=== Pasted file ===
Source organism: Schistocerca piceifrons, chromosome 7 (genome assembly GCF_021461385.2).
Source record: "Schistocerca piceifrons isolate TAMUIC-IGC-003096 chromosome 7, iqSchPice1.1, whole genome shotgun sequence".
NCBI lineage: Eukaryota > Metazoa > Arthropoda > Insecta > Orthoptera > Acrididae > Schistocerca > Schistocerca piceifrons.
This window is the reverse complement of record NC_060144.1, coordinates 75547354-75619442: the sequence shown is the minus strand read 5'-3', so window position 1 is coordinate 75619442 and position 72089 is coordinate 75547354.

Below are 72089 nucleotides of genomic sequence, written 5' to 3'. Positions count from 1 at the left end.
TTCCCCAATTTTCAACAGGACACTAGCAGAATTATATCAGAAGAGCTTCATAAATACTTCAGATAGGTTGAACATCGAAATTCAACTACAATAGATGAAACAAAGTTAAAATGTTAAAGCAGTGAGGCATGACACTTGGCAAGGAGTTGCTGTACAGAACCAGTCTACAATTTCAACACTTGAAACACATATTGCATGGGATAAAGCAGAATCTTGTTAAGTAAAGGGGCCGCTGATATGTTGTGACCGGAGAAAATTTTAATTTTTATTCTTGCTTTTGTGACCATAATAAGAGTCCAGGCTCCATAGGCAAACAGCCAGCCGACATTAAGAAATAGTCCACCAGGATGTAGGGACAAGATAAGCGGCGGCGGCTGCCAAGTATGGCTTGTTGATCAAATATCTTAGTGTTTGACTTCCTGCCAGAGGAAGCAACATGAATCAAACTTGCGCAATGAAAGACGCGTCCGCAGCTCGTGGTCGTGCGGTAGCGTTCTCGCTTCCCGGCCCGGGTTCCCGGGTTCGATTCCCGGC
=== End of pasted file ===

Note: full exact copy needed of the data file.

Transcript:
Source organism: Schistocerca piceifrons, chromosome 7 (genome assembly GCF_021461385.2).
Source record: "Schistocerca piceifrons isolate TAMUIC-IGC-003096 chromosome 7, iqSchPice1.1, whole genome shotgun sequence".
NCBI lineage: Eukaryota > Metazoa > Arthropoda > Insecta > Orthoptera > Acrididae > Schistocerca > Schistocerca piceifrons.
This window is the reverse complement of record NC_060144.1, coordinates 75547354-75619442: the sequence shown is the minus strand read 5'-3', so window position 1 is coordinate 75619442 and position 72089 is coordinate 75547354.

Below are 72089 nucleotides of genomic sequence, written 5' to 3'. Positions count from 1 at the left end.
TTCCCCAATTTTCAACAGGACACTAGCAGAATTATATCAGAAGAGCTTCATAAATACTTCAGATAGGTTGAACATCGAAATTCAACTACAATAGATGAAACAAAGTTAAAATGTTAAAGCAGTGAGGCATGACACTTGGCAAGGAGTTGCTGTACAGAACCAGTCTACAATTTCAACACTTGAAACACATATTGCATGGGATAAAGCAGAATCTTGTTAAGTAAAGGGGCCGCTGATATGTTGTGACCGGAGAAAATTTTAATTTTTATTCTTGCTTTTGTGACCATAATAAGAGTCCAGGCTCCATAGGCAAACAGCCAGCCGACATTAAGAAATAGTCCACCAGGATGTAGGGACAAGATAAGCGGCGGCGGCTGCCAAGTATGGCTTGTTGATCAAATATCTTAGTGTTTGACTTCCTGCCAGAGGAAGCAACATGAATCAAACTTGCGCAATGAAAGACGCGTCCGCAGCTCGTGGTCGTGCGGTAGCGTTCTCGCTTCCCGGCCCGGGTTCCCGGGTTCGATTCCCGGC